A witness may be a partisan or interested witness but even then, his testimony is relevant, though, stricter scrutiny is required while adjudging the credence of such a victim. A witness is “a person whose life and faith are so completely one that when the challenge comes to step out and testify for his faith, he does so, disregarding all risks, accepting all consequences”. The author of the judgement Justice A.K. Sikri has expressed his anguish over the pathetic condition of witnesses in the Indian Legal System. There are many threats faced by the witnesses at various stages of an investigation and then during the trial of a case. Apart from facing the life-threatening intimidation to himself and to his relatives, he may have to face the trauma of attending the court regularly. Because of the lack of ‘Witness Protection Programme’ in India and the treatment that is meted out to them, there is a tendency of reluctance in coming forward and making a statement during the investigation and/or testify in courts. These witnesses neither have any legal remedy nor do they get suitably treated. The present legal system takes witnesses completely for granted. They are summoned to court regardless of their financial and personal conditions. Many times, they are made to appear long after the incident of the alleged crime, which significantly hampers their ability to recall necessary details at the time of the actual crime. They are not even suitably compensated for the loss of time and the expenditure towards conveyance etc.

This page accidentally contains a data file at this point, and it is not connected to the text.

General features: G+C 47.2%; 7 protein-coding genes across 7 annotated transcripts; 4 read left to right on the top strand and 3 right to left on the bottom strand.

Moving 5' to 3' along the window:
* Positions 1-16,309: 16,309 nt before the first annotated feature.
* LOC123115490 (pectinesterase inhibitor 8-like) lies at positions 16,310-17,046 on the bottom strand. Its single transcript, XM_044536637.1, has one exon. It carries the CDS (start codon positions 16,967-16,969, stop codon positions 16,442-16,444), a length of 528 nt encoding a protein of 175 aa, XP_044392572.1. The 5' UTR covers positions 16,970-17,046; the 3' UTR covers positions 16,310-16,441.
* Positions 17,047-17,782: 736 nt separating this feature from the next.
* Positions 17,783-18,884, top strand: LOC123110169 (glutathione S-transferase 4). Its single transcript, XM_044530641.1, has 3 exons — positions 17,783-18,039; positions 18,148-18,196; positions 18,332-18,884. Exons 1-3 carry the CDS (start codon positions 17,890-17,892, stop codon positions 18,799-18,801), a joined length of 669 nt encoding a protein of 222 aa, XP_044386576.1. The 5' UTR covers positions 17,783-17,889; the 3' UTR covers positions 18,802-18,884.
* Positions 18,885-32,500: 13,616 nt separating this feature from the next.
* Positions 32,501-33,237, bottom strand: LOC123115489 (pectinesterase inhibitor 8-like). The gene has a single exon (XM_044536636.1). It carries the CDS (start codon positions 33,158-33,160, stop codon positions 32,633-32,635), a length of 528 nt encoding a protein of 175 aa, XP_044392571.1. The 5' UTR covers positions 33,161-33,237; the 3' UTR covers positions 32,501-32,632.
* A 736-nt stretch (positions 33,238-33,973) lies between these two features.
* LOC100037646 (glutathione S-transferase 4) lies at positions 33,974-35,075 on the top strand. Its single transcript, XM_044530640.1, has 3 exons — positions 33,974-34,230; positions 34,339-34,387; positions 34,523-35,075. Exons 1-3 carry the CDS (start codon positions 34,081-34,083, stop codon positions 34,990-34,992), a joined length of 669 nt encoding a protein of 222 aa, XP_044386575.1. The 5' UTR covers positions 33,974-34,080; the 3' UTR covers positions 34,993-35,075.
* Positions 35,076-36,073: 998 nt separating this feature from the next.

In Swaran Singh vs. the State of Punjab, Justice Wadhwa had said the witnesses are harassed a lot. They come from distant places and see the case is adjourned. They have to attend the court many times on their own. It has become routine that case is adjourned until the witness is tired and will stop coming to court. Sometimes a witness is threatened, attacked, or even bribed. There is no protection to the witnesses. By adjourning the case the court also becomes a party to such miscarriage of justice. The witness is not given respect by the court. They are pulled out of the courtroom by the peon. After waiting for the whole day, he sees the matter is adjourned.